PRAYER: God As Prayer (part one) by Bishop Kallistos Ware

God As Prayer (part one) by Bishop Kallistos Ware

From The Orthodox Way

Not I, but Christ in me. (Galatians 2:20)

There is no life without prayer.  Without prayer there is only madness and horror.  The soul of Orthodoxy consists in the gift of prayer. (Vasilii Rozanov, Solitaria)

The brethren asked Abba Agathon: “Amongst all our different activities, father, which is the virtue that requires the greatest effort?:  He answered: “Forgive me, but I think there is no labor greater than praying to God.  For every time a man wants to pray, his enemies, the demons, try to prevent him; for they know that nothing obstructs them so much as prayer to God.  In everything else that a man undertakes, if he perseveres, he will attain rest.  But in order to pray a man must struggle to his last breath. (The Sayings of the Desert Fathers)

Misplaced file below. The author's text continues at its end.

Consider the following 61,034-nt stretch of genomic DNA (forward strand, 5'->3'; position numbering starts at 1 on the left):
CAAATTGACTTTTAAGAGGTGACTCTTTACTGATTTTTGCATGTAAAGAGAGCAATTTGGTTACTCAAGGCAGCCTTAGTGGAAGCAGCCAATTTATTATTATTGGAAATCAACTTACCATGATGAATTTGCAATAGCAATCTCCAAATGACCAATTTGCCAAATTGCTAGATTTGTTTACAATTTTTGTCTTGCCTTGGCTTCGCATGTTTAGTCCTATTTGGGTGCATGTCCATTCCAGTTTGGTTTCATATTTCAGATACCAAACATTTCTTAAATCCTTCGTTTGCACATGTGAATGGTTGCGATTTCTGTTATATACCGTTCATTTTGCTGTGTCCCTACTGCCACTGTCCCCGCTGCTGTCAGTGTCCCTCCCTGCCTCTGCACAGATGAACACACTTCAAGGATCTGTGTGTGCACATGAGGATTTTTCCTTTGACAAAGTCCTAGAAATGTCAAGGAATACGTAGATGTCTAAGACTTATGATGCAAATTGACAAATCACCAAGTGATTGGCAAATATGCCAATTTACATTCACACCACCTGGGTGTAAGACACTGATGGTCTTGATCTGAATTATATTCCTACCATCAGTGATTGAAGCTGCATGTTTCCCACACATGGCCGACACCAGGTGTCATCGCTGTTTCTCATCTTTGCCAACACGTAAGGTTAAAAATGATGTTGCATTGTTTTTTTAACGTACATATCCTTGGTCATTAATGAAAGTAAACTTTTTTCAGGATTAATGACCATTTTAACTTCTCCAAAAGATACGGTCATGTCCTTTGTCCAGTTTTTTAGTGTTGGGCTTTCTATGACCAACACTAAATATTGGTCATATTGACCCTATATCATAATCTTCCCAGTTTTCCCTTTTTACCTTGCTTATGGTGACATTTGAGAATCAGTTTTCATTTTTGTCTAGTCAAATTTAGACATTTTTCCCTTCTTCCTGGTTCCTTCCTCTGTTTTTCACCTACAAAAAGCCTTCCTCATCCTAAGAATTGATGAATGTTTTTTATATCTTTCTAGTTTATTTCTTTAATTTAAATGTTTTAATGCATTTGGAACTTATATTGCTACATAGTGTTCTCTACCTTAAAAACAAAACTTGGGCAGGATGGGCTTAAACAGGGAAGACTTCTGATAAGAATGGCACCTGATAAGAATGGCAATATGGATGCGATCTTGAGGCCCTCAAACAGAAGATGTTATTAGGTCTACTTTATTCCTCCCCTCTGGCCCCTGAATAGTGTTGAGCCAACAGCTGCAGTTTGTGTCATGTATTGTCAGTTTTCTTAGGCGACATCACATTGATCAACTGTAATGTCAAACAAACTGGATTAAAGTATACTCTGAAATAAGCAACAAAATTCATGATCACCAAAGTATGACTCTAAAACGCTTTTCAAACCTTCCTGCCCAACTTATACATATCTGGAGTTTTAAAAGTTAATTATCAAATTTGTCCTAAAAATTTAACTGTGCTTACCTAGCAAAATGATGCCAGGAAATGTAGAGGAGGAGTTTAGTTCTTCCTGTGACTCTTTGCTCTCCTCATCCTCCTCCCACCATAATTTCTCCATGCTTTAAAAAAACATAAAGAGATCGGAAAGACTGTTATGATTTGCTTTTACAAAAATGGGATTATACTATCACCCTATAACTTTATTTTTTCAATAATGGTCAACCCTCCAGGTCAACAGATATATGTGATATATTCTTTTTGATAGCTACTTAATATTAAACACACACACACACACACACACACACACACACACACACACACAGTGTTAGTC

The Three Stages on the Way

 Shortly after being ordained priest, I asked a Greek bishop for advice on the preaching of sermons.  His reply was specific and concise. “Every sermon,” he said, “should contain three points: neither less nor more.”